Exclusive extract: Transforming teaching and learning through talk

Reading and writing float on a sea of talk declared James Britton and yet in our current education system, where the pressure is on for students to pass written exams, it is all too easily left adrift. How

then, as teachers and educators, can we turn the tide and harness the power of talk in our classrooms?

This is not just an educational choice but rather, given students vastly different experiences of language, a moral imperative.

Recently published, “Transforming teaching and learning through talk: The Oracy Imperative” by Amy Gaunt and Alice Stott, Co-Directors of Learning and Development, at Voice 21,blends academic research and evidence, with first-hand classroom experiences and practical strategies to enable you to unlock the power of oracy in your classroom and equip your students with the speaking skills they need to thrive in the twenty first century.

Read below for an exclusive extract!

Amy Gaunt & Alice Stott

Below is an extract from Transforming Teaching and Learning through talk, written by our Co-Directors of Learning and Development, Amy Gaunt and Alice Stott.


Extract Chapter 1 Take Speaking Seriously

Our ability to use speech to express our thoughts and communicate with others is one of the qualities that makes us uniquely human. From infancy, babies learn the power of their voice to communicate their basic wants and needs. As we grow older, our use of voice becomes more sophisticated. It is through spoken language that we make meaning, build relationships, and interact with the world around us. Talk is such an essential part of our everyday existence that it is easy to engage in it unthinkingly. However, to neglect spoken language in the classroom does a disservice to the young people we teach.

Oracy is an ugly word, but the choice to use it in this text (and in the classroom) is deliberate. It was first coined by academic Andrew Wilkinson in the 1960s, in direct response to the growing importance placed on literacy and numeracy. It captures the essential need for talk (just as one needs to be literate and numerate) and couples it with the idea that it is a skill that can be acquired through teaching.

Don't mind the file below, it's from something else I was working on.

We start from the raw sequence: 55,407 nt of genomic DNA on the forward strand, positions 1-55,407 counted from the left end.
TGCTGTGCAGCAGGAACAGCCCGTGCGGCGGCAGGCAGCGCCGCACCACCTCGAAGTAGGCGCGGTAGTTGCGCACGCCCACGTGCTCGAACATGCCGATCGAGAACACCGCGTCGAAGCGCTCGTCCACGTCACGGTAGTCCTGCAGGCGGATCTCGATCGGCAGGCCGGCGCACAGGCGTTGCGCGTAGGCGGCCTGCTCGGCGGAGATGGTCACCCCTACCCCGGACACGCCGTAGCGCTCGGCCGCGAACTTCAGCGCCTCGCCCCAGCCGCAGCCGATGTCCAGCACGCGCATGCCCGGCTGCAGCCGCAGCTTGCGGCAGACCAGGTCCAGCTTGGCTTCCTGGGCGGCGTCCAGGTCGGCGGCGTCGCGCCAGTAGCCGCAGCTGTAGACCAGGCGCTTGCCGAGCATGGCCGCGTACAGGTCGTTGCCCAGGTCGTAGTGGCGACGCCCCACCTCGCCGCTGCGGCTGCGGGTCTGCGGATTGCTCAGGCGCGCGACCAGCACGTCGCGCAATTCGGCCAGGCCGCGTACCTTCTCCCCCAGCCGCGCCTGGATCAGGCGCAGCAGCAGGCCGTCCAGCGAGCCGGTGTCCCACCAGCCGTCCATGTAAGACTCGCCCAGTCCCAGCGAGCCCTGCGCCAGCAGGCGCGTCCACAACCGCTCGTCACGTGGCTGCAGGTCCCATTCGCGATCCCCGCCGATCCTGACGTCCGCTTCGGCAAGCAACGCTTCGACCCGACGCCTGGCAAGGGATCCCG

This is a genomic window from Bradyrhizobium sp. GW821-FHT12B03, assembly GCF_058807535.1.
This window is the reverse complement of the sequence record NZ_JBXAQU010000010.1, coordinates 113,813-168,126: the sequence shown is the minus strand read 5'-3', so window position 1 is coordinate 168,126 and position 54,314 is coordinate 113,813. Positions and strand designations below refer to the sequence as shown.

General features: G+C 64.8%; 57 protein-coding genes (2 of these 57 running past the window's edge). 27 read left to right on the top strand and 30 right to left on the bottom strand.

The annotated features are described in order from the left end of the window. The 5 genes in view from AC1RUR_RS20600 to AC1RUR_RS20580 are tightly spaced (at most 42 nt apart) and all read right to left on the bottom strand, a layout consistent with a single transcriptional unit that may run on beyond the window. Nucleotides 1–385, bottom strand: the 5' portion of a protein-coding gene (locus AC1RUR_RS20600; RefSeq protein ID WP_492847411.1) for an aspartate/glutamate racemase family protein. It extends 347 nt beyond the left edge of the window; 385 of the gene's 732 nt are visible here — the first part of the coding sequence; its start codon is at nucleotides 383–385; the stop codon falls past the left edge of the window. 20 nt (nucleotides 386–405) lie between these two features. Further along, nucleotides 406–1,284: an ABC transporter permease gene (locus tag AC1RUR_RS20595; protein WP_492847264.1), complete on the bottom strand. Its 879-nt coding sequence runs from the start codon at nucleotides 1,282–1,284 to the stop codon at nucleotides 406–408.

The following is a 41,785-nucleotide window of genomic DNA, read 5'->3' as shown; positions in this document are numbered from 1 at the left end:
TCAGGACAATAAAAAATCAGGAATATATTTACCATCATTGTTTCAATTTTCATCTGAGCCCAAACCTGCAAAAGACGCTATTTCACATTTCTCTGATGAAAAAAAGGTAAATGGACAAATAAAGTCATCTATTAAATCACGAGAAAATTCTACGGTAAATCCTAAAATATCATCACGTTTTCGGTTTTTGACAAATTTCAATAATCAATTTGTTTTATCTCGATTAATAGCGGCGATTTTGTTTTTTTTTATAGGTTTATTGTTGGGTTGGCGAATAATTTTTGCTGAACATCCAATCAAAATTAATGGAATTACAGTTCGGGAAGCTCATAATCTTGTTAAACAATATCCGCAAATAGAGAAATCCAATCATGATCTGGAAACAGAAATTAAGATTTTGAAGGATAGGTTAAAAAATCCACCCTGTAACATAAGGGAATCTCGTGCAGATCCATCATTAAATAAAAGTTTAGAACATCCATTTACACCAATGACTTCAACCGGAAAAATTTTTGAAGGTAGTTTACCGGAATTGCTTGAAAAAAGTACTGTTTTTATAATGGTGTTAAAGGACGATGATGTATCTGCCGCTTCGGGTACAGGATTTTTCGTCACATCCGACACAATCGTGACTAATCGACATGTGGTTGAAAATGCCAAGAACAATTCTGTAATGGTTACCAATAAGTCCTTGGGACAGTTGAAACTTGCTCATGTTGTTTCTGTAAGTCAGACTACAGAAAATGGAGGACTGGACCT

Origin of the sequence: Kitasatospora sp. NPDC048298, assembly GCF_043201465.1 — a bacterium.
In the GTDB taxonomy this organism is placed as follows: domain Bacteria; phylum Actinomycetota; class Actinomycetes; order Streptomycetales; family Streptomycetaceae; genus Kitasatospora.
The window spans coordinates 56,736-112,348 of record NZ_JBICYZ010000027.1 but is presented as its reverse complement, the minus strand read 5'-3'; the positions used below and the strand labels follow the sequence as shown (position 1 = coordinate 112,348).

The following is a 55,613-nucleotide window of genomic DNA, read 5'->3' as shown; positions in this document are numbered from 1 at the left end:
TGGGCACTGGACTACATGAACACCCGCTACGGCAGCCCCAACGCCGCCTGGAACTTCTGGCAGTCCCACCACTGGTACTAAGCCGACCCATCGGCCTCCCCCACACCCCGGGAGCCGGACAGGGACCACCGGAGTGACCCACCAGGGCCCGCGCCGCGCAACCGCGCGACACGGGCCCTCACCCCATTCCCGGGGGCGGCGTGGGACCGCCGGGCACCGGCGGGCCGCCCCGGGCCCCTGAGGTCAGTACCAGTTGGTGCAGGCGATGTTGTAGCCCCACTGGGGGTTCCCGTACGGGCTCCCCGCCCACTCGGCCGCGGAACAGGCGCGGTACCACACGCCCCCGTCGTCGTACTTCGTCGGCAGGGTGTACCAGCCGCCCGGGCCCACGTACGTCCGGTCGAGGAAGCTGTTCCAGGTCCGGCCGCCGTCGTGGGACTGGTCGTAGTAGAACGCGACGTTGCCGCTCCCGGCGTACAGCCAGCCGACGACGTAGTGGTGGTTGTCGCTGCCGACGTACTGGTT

While no one would ever question the need to teach a child to read, all too often it is assumed that speaking is a skill that doesn’t require teaching— instead, children should just “pick it up.” But not all children will.

Evidence shows that of the children who persistently experienced poverty, 75 percent arrive at school below average in language development.(1) If students do not acquire this language at home, school is, as Neil Mercer explains, their second chance: “If they are not getting it in school, they are not getting it.”(2) Oracy, therefore, is not just an educational choice but a moral imperative.

The implications of an oracy education are far-reaching. There is a compelling case for the role of oracy in improving educational outcomes. Through verbally elaborating on their ideas, building on the contributions of others, and questioning the basis of each other’s thinking, students actively engage in and monitor their own learning, deepening their understanding of concepts and ideas.